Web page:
McDaniel then added: “you know how 8-year-olds are always like ‘paper money is such a hassle, just put it on the card’ ” 


The House is in. The Senate is out. President Biden is in Washington, D.C. Vice President Harris is on her way to Poland.  

7:30 a.m. EST: Vice President Harris left for Warsaw, Poland.  

10 – 11 a.m. EST: First votes in the House. The House’s full agenda today: 

11 a.m. EST: President Biden received the President’s Daily Brief. 

1:30 – 3 p.m. EST: Last votes in the House.  

6:15 p.m. EST: President Biden delivers remarks at the Democratic Senators Issues Conference at Howard University. This is closed to press. 

10 a.m. EST Thursday: The Senate meets. The Senate’s full agenda tomorrow:


1 p.m. EST: White House press secretary Jen PsakiJen PsakiBiden phones family of American detained in Russia Overnight Defense & National Security — More help headed Ukraine’s way How Biden came around to banning Russian gas and oil MORE holds a press briefing. Livestream:  

2 p.m. EST: President Biden and Commerce Secretary Gina RaimondoGina RaimondoCabinet officials to join Biden at House Democratic retreat Live coverage – House tees up vote on Russian fuel ban, sanctions The Hill’s 12:30 Report – Sights and sounds from Biden’s State of the Union MORE meet with business leaders and governors to discuss competitiveness legislation. Livestream: 



Today is National Meatball Day

And because you read this far, here’s a pup with a pretty odd sleeping spot:

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Hailey Bieber Details Terrifying ‘Life-Altering’ Mini-Stroke She Suffered And Procedure To Close Hole In Her Heart



Hailey Bieber has spoken out in her “own words” about the “life-altering,” “scariest moment” of her life she had after suffering what she called a mini-stroke, and later underwent a procedure to close a hole in her heart.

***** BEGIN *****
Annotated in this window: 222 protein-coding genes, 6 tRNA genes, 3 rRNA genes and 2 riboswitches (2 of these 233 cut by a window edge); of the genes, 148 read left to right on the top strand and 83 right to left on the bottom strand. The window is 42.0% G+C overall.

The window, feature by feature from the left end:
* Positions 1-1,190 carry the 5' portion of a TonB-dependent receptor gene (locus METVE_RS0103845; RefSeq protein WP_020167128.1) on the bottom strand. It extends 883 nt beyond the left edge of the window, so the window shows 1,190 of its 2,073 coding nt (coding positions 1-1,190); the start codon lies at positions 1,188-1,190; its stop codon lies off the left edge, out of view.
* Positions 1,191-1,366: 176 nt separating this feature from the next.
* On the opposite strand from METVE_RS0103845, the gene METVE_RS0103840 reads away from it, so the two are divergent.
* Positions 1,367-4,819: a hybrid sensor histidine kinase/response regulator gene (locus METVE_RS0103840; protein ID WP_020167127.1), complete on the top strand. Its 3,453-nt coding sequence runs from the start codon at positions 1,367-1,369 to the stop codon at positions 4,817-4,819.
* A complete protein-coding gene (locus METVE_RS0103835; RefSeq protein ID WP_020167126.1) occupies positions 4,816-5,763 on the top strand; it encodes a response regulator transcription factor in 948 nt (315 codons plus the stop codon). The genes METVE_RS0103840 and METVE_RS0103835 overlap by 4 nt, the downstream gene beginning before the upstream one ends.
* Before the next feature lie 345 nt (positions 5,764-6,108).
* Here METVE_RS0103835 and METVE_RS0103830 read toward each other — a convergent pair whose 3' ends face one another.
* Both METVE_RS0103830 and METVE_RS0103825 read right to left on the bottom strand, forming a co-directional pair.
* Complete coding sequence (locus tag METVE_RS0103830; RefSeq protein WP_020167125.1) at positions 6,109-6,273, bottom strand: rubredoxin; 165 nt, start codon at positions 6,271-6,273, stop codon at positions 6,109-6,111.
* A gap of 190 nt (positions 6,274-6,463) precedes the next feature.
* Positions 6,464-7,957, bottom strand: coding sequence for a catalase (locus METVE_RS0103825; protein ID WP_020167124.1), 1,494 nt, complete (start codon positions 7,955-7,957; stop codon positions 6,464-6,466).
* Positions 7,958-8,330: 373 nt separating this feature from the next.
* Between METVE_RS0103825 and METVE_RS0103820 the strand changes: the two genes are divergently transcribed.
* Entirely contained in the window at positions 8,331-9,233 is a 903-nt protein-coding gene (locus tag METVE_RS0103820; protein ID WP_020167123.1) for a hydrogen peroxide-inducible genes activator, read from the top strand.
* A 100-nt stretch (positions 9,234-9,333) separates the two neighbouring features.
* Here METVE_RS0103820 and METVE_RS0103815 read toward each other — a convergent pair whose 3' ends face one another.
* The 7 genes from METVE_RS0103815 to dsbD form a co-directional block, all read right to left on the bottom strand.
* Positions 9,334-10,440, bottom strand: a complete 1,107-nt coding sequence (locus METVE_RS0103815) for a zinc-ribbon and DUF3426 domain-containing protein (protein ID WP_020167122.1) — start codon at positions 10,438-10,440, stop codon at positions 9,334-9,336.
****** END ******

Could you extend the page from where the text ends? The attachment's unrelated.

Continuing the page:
The 25-year-old supermodel and wife of superstar singer Justin Bieber took to her YouTube channel Wednesday and opened up about the terrifying experience of being hospitalized last month after she suffered a blood clot to her brain that traveled through a hole in her heart between 12 and 13 millimeters, reported People magazine.

“I had, like, a very scary incident on March 10, basically,” Bieber shared. “I was sitting at breakfast with my husband, having a normal day … and all of the sudden, I felt this really weird sensation that kind of like traveled down my arm from my shoulder all the way down to my fingertips. And it made my fingertips feel really numb and weird.”

“Justin [her husband] was like, ‘Are you okay?’” she added, as she explained that she tried to respond to him, but she “couldn’t speak.” “The right side of my face started drooping; I couldn’t get a sentence out.”

“Obviously, immediately, I thought I was having a stroke,” the supermodel continued. “He thought I was having a stroke. Right away, he asked for somebody to please call 911 and get a doctor.”

Hailey said that where they were, there happened to be a medic who started asking her lots of questions and testing her arms, calling it definitely the “scariest moment” of her life. The model talked about how the “facial drooping lasted for probably like thirty seconds.” Her speech did came back, but her “anxiety” about what was happening just made “everything worse.”

“By the time I got to the emergency room, I was pretty much back to normal – [I] could talk, [I] wasn’t having any issues with my face or my arm,” Bieber explained.